Super Mario Run

Nintendo's Super Mario Run recently launched on Thursday exclusively for iOS smart devices. You can only play it on an Apple phone or tablet, but despite the limited market availability the game has already gone on to make millions.

According to Variety, Super Mario Run ended up accruing more than $5 million in revenue on its first day out within a 24 hour span. This is a rough estimate compiled from the mobile analytics and market optimization company, Sensor Tower.

According to the report that Variety picked up from Sensor Tower, the game has already been downloaded more than 5 million times and has been made available in more than 80 countries, becoming the top grossing iOS app within 32 of those countries. Those are some impressive stats and shows that the pudgy little plumber still has it, even when he's not running on Nintendo's own proprietary hardware.

Nintendo's third attempt at cracking the mobile market appears to be a wide success based on its first day out. But this is typical for a lot of big releases on mobile devices. Super Mario Run is the new flavor of the week (or month) for right now, but the real test is whether or not there will be a sustainable tail-end for the app, similar to the way Pokemon Go managed to capture an audience and keep them entertained for months on end.

Some analysts have previously pegged Super Mario Run to make a good portion of what Pokemon Go did in its first month, at least close to half. They've put Nintendo's new game at around $70 million in revenue for the month of December. Whether or not the app can actually generate that much remains to be seen, but based on what it managed to pull in within a 24 hour period, I would say they're well on their way to hitting that target.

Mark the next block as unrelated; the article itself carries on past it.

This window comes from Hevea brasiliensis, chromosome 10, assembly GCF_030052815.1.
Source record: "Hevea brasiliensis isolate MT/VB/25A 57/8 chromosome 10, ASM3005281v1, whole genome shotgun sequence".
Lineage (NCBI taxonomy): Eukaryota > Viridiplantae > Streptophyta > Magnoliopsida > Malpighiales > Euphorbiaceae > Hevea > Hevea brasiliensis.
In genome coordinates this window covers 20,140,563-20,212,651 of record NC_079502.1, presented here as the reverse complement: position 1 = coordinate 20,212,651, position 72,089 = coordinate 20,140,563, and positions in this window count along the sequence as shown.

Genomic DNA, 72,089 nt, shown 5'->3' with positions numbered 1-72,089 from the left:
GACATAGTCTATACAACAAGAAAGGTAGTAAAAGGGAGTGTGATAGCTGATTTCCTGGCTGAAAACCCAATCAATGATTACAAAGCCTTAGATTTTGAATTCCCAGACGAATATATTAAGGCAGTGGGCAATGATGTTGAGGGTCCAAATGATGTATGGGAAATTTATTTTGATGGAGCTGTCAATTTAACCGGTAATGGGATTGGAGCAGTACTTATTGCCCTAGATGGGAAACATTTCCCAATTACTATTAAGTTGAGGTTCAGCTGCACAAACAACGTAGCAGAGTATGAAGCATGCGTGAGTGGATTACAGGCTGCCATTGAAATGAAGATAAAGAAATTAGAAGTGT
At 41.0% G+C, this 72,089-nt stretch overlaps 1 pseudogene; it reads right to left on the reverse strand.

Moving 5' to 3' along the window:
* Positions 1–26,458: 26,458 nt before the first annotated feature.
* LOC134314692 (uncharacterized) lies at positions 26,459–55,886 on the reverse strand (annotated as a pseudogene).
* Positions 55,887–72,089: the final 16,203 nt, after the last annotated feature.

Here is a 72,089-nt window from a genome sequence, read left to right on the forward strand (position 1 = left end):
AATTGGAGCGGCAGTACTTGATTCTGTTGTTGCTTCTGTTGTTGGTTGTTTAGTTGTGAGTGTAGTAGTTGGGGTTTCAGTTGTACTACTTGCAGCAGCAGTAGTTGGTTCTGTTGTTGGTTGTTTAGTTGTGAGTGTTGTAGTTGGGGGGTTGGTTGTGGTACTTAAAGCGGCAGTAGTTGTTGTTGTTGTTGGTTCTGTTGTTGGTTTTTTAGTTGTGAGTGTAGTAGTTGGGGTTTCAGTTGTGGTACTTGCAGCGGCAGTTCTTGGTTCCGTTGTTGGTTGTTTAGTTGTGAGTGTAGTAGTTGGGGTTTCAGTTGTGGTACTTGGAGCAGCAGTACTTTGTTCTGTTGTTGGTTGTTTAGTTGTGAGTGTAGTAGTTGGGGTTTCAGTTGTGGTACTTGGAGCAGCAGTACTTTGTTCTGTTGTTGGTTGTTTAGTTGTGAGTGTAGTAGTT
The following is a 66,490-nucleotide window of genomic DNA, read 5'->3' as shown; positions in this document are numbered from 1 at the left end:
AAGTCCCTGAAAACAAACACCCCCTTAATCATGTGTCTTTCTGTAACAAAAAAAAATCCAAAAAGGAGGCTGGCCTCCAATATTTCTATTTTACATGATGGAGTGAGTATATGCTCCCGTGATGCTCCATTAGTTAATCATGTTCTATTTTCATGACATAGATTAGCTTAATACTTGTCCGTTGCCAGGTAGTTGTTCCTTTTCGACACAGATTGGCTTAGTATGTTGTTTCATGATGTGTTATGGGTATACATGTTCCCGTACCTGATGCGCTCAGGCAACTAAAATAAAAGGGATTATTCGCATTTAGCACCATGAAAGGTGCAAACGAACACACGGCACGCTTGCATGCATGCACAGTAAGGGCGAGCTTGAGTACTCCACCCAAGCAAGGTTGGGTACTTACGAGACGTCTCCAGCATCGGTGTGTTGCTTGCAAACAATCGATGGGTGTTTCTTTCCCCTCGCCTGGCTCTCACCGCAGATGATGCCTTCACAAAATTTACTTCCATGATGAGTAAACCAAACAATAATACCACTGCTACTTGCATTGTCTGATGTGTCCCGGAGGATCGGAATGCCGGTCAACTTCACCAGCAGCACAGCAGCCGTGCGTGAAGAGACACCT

The game takes a decidedly different approach to the typical Super Mario Bros. formula, by allowing gamers to play through the title only using one button. This was designed specifically to lure in the casual gamers with its simplicity. Mario automatically runs and the only thing the player has to do is press the jump button at the right time to make Mario jump.

According to Shigeru Miyamoto, they took this route because they knew that hardcore gamers had plenty of opportunities to get into the other titles, such as Super Mario 3D World, but they wanted to be able to attract the millions of gamers playing via phone.

It appears as if the tactic worked because the first day out they've already managed to make $5 million, according to Sensor Tower. A trial version of the game can be downloaded for free but if you want to get your hands on the full thing you'll have to pony up $9.99.

They also have other goodies tucked away in the game, such as the ability to play as other characters from the Super Mario Bros. universe, and gamers can unlock those characters by completing certain challenges. We'll see if the hot start for Super Mario Run is more than just novelty revenue and if it can maintain a strong tail end like Pokemon Go.

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